Comedian.Actor.Writer

Stand up in New York

So first off, this was supposed to update this a while ago, but I have had no access to a computer. Also just an update NOT ONE PERSON has emailed me for a power lunch. So lets get on this people.

Well this is Part 2 of the New YOrk experience, all stage talk baby and let me tell you it was rough:

My first show in NY was at Broadway comedy club, licked out and got a spot on the open mic on a Sunday. Now just like any comedy show you go to and know no one, you get bumped.Alot. So I got bumped like 4 spots and finally got on, this was the moment I was waiting for New York, New York the big Apple, stand up comedians dream. I get on and bomb, and this was not just a little bomb it was as bad as it can get with out some one bottling me. I get off and now want to quit stand up comedy cause i felt like a fraud. everything that I thought about this industry was all wrong. So I walk out now with no respect from the audience, and even worse my golden ticket to the other shows; the comedians. No one would talk to me but Garrett who I came up with. Drinking a beer now and thinking my life over, Garrett came over with some news that sparked my passion back alive. In New York there is this spot on the show called the “cheque” spot, and what this means is the bill is brought out to everyone cause there is a 2 drink minimum at comedy shows, so everyone is looking at there bill. This spot is normally given to people who are not liked or in my case people who are unknown. The cheque spot is funny cause every comic has theories about how to and what to do during it, some preform to the girls cause they dont pay (this is what i was told, not my thought) some do material they are working on, and some people just flat out do jokes. In short the ball was not in my court, for that show. Feeling a little better now I try and talk to  comics but the New York attitude is something I do not want to suck up too.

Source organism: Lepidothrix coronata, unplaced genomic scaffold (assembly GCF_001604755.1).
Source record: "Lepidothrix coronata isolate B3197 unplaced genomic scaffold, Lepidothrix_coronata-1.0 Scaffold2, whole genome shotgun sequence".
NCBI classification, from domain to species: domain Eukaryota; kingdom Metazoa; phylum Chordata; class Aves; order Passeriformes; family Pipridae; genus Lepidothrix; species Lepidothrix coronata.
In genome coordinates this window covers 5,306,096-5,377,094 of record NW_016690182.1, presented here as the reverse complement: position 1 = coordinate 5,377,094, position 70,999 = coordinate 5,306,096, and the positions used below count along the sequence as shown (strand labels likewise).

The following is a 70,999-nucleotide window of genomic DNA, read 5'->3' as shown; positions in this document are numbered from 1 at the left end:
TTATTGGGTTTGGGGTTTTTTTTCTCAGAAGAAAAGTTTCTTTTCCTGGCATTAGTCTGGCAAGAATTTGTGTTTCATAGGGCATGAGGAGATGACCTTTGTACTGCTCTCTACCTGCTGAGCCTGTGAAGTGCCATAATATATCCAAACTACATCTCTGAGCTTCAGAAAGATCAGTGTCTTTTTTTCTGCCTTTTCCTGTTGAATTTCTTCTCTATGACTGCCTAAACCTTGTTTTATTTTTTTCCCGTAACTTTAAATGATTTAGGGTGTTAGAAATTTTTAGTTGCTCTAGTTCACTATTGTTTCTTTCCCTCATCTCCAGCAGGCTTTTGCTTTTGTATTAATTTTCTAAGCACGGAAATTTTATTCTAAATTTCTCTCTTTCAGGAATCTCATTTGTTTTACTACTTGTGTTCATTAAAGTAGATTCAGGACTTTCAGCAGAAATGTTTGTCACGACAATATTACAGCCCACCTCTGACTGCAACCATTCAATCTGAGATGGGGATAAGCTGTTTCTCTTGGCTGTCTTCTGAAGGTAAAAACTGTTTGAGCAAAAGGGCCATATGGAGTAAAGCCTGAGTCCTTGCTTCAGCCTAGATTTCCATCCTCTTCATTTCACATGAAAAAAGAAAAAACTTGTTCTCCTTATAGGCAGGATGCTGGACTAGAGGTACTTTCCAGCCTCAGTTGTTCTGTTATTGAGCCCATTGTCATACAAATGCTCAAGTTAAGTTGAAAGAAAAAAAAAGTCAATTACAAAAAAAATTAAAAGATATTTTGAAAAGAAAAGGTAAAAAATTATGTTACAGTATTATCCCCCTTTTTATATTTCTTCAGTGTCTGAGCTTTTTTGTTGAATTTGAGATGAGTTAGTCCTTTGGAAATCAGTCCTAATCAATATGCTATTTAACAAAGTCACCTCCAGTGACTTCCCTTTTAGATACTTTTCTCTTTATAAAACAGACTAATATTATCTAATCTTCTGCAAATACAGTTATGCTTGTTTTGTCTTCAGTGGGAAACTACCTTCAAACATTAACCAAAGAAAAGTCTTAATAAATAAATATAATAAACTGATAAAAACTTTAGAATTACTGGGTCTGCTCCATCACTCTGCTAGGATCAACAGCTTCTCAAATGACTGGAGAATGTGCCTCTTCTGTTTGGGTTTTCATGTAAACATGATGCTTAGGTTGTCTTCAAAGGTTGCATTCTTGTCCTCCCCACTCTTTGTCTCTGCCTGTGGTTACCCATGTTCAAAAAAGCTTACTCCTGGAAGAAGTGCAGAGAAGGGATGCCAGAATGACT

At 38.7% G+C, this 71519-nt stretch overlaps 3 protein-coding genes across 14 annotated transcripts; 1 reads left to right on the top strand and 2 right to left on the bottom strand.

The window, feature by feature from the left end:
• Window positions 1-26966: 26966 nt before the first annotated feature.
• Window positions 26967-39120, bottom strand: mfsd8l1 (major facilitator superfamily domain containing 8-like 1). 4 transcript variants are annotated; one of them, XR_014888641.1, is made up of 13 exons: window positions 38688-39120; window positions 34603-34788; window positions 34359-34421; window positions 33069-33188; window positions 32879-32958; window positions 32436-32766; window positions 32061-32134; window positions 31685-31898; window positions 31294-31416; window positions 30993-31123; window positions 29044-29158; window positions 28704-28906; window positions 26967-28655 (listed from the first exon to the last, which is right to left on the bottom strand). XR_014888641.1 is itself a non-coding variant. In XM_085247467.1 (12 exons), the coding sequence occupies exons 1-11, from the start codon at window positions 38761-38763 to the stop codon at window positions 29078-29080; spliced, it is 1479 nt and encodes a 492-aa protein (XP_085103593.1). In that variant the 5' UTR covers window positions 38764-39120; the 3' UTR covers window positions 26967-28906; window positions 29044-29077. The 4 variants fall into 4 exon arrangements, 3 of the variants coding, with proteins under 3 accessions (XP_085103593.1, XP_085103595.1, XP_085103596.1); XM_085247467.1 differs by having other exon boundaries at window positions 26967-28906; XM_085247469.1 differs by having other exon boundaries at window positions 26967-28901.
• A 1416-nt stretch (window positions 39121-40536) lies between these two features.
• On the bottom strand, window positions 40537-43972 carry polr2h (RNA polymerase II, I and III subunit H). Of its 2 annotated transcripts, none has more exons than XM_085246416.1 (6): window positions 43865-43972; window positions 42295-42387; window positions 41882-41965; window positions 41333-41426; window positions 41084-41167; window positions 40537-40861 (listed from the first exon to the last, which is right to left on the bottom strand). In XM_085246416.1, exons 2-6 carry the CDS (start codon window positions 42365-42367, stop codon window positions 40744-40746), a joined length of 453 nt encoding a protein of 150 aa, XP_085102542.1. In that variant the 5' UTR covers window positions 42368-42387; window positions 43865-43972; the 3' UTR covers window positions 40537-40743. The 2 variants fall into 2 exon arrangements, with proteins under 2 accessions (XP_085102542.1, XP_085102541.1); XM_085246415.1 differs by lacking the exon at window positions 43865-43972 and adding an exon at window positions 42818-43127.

Second show I did was at 4 in the afternoon at a bar called “Bar 82” maybe. Now this was a true open mic where there was only comics and everyone just wanted to get up so they were not laughing unless they knew you or if it was at there own joke. The show was a 2 parter it started off with a “Riff” section than the “Real” show. Met some comics here and had a good time, than went off to another show at the New York Comedy Club. Open mic also and also another $5, at this point we were down at least $20 each due to fees and drink minimums. Now this was the show were I was not mad in the long run for paying to play, only because I finally felt normal again on stage, no audience all comics and a weird but interesting host who’s stage persona is a split personality of him and a murderer(sounds weird but is actually pretty funny) NOw from this show we did what any comic I know does but apparently not a lot in NY and it was leave after our set to go to another show. which was frowned upon by other comics cause we were the new guys and we didn’t care about any one after us, but to be honest I am not performing to watch other people as bad as it sounds. So we left that show and went to ANOTHER that night, thats right 4 shows deep and probably 2 audience members through out the whole night. The last show was on first glance gonna be a disaster but turned out too have a big audience (which we found out was all comics, who we have not seen yet) This show I did not do too well on but Garrett destroyed it for sure. Now we were off for the night and had to find something too do.